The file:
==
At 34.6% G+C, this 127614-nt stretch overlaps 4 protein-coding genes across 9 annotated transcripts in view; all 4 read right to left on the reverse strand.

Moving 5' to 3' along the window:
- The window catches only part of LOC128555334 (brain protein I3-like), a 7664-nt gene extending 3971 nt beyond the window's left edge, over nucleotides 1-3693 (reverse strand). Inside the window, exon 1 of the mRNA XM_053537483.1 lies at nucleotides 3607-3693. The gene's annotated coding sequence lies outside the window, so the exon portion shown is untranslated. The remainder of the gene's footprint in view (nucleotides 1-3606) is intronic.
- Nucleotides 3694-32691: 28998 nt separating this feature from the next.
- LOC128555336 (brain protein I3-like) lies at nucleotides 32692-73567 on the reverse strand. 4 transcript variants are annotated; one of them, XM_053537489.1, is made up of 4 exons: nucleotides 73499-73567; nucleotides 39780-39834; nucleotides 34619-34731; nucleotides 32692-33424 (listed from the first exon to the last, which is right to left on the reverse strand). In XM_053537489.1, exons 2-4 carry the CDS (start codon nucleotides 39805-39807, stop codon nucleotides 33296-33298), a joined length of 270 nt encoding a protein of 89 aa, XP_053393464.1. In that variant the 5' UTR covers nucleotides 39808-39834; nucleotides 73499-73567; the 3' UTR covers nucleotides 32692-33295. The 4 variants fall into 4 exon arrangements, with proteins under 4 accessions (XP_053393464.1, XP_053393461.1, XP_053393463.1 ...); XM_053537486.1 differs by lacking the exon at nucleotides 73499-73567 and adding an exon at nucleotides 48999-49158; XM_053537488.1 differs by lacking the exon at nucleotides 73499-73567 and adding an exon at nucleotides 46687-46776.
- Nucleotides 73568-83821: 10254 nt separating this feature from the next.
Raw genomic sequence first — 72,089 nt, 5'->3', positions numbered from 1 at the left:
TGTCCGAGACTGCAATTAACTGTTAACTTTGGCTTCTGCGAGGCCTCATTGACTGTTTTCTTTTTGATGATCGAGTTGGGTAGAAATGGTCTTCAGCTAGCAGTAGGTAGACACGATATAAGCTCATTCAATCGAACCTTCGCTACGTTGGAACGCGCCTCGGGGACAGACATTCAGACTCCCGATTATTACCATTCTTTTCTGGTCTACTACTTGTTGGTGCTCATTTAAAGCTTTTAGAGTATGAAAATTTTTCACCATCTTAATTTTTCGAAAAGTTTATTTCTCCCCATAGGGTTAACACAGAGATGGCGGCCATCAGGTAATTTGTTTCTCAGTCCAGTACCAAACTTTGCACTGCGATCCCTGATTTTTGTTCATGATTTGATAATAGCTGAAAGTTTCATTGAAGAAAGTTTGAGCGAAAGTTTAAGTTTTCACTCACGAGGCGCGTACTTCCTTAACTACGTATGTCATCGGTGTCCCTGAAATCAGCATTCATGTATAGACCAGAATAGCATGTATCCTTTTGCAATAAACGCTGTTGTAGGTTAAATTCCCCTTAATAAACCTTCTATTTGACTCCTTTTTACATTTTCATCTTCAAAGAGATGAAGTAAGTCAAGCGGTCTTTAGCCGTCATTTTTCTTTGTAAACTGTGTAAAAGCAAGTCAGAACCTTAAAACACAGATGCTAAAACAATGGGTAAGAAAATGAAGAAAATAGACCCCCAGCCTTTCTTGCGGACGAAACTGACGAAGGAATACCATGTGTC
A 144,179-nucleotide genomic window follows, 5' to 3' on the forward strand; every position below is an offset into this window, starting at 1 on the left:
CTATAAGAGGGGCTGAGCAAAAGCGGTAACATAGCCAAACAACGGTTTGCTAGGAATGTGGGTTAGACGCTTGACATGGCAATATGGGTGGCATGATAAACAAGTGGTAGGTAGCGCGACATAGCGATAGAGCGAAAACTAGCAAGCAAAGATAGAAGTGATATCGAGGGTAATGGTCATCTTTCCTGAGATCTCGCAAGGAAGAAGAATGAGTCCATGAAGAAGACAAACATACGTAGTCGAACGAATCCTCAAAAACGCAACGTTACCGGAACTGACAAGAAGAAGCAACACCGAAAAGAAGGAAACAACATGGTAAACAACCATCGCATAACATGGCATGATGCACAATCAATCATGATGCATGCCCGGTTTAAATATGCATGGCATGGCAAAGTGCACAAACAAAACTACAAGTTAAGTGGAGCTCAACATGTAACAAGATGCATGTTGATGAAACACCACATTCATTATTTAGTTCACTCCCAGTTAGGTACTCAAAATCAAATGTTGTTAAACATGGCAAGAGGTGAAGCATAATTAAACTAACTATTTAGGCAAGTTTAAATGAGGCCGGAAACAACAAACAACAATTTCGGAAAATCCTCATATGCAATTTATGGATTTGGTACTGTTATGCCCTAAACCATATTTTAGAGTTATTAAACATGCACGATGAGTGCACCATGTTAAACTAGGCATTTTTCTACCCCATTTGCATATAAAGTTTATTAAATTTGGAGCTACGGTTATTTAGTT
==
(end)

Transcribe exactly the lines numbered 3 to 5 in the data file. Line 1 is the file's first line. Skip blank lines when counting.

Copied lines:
- The window catches only part of LOC128555334 (brain protein I3-like), a 7664-nt gene extending 3971 nt beyond the window's left edge, over nucleotides 1-3693 (reverse strand). Inside the window, exon 1 of the mRNA XM_053537483.1 lies at nucleotides 3607-3693. The gene's annotated coding sequence lies outside the window, so the exon portion shown is untranslated. The remainder of the gene's footprint in view (nucleotides 1-3606) is intronic.
- Nucleotides 3694-32691: 28998 nt separating this feature from the next.
- LOC128555336 (brain protein I3-like) lies at nucleotides 32692-73567 on the reverse strand. 4 transcript variants are annotated; one of them, XM_053537489.1, is made up of 4 exons: nucleotides 73499-73567; nucleotides 39780-39834; nucleotides 34619-34731; nucleotides 32692-33424 (listed from the first exon to the last, which is right to left on the reverse strand). In XM_053537489.1, exons 2-4 carry the CDS (start codon nucleotides 39805-39807, stop codon nucleotides 33296-33298), a joined length of 270 nt encoding a protein of 89 aa, XP_053393464.1. In that variant the 5' UTR covers nucleotides 39808-39834; nucleotides 73499-73567; the 3' UTR covers nucleotides 32692-33295. The 4 variants fall into 4 exon arrangements, with proteins under 4 accessions (XP_053393464.1, XP_053393461.1, XP_053393463.1 ...); XM_053537486.1 differs by lacking the exon at nucleotides 73499-73567 and adding an exon at nucleotides 48999-49158; XM_053537488.1 differs by lacking the exon at nucleotides 73499-73567 and adding an exon at nucleotides 46687-46776.